Rachel McAdams and Abby Ryder Fortson join the Are You There God? It's Me, Margaret movie
Are you there, God? It's Judy Blume fans, giving a collective shriek of joy. The movie version of one of the most beloved books of all time is finally a go — and readers, it's gonna be good.
EW can exclusively announce that Abby Ryder Fortson will take on the eponymous role of Margaret Simon — a sixth-grader going through puberty while looking to the universe for answers to the many questions that adolescence presents — in Are You There God? It's Me, Margaret.
Fortson has appeared in the Ant-Man films as the Marvel hero's daughter, as well as HBO's Togetherness, but this will be the first starring role for the young actress. "Margaret and I are really similar," Fortson, 12, tells EW. "I love her. She's so goofy and awesome. She's all heart and love and just wants to have friends and figure out who she is."
Fortson will be joined on screen by Rachel McAdams as Margaret's mother, Barbara, who is tasked with guiding her precocious daughter through her many (many) quandaries. Announcements on the rest of the Simon family are imminent.
"My readers are always fantasy-casting my books, but I've never done that," says Blume. "But you know it when you see it, and Abby is a natural. And I'm so excited that Margaret got a funny, sexy, sassy mom in Rachel."
Are You There God? It's Me, Margaret was first published more than 50 years ago, and its enduring legacy (and consistently high sales numbers) has long made it a target for adaptation. Despite offering up a few other books for option — Tiger Eyes, Forever — Blume has held steady in her resistance to an screen adaptation of her most iconic work: "I said no, we're never going to film Margaret because every person comes to it with their own ideas about her."
But last year, the author received a very persuasive call from writer-director Kelly Fremon Craig, who was hoping to tackle the project alongside her mentor, legendary producer James L. Brooks. The pitch worked, thanks mostly to Blume's reverence for the pair's previous endeavor, the 2016 indie flick The Edge of Seventeen. She invited Craig and Brooks, who produces through his company Gracie Films, to her home in Key West, Fla., where they shared their vision for the project.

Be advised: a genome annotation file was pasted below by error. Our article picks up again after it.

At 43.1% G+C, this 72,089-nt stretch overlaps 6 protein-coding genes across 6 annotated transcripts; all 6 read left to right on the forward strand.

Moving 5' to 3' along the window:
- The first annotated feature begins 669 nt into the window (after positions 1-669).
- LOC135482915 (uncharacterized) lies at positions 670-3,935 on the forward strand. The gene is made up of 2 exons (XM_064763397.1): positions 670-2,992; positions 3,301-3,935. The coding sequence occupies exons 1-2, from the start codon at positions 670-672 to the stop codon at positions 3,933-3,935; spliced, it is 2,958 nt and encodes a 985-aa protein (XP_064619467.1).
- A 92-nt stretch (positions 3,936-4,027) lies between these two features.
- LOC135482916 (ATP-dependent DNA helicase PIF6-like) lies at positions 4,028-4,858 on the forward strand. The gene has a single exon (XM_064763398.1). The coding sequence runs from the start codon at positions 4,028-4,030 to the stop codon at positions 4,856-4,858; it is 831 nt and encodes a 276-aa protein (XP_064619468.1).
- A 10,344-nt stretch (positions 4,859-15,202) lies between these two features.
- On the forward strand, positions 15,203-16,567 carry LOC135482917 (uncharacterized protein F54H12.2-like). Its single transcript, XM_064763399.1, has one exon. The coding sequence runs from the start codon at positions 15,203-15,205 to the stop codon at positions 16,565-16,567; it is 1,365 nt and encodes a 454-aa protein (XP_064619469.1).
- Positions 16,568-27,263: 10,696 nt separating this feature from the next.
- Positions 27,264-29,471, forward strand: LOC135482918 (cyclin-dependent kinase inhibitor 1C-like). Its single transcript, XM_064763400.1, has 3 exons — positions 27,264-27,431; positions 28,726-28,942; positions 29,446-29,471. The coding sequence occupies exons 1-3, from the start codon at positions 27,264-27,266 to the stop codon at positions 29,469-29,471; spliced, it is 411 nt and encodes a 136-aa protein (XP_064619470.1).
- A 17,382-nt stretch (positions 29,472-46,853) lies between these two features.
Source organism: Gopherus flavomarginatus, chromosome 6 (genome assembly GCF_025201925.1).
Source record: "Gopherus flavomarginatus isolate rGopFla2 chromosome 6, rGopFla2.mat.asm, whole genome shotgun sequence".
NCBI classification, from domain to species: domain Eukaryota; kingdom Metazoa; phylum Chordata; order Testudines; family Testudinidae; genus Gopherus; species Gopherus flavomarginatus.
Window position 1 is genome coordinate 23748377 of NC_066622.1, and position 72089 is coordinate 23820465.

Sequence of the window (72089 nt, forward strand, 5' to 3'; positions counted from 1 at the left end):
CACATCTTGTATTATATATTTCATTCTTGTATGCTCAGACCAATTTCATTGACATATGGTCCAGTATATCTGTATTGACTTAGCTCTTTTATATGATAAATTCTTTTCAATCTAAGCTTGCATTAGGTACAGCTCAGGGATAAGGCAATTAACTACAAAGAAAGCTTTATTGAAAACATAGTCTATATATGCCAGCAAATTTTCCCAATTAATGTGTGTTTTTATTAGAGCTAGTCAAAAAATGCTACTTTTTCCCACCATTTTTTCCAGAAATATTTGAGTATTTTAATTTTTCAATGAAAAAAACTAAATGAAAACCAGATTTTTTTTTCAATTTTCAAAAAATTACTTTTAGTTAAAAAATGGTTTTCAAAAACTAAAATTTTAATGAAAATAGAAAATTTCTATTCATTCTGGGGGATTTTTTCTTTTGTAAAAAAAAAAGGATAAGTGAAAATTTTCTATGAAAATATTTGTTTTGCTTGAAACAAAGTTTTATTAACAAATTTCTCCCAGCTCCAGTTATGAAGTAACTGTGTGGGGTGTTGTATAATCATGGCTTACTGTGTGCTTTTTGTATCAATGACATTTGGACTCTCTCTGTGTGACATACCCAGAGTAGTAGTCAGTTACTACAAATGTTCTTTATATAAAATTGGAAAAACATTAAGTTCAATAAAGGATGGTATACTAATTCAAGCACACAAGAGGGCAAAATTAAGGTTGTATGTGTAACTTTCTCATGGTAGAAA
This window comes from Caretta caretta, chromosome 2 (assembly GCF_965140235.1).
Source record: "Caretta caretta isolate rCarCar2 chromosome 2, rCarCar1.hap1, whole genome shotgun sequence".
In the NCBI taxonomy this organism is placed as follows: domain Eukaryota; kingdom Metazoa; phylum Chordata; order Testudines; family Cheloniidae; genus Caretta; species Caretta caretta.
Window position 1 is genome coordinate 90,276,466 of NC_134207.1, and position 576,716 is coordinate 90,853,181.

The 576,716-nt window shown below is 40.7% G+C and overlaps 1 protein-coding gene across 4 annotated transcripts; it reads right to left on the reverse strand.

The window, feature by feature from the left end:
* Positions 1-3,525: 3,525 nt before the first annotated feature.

"I'm a gut-feeling kind of person, and I fell in love with them both," Blume explains. "This is a team who cares about the book and understands it — I thought, let's do this while I'm still around to enjoy it."
The Lionsgate film will go into production in April — if all goes according to plan, Blume will be able to join for at least part of the process — and the filmmakers are intent on creating a final product that targets everyone (read: not just adolescent girls). Besides the usual pressures of making a movie in 2021, Craig and her team will be shepherding a story that countless readers hold dear… including their young star, who picked up a copy for the first time as she was preparing to audition for the role of Margaret. "I loved how it speaks not only to girls, but to everyone, all around the world, because we all go through changes growing up," Fortson says. "This book is important because some girls don't get the chance to talk to anyone about their body and what happens to them when it changes, and this book tells them it's going to be okay, you're normal, it just matters who you are inside."
And how is Blume anticipating the feeling of giving Margaret up for someone else's artistic vision after half a century? "It will be fine," she says, "because the book is the book — and it always will be the book."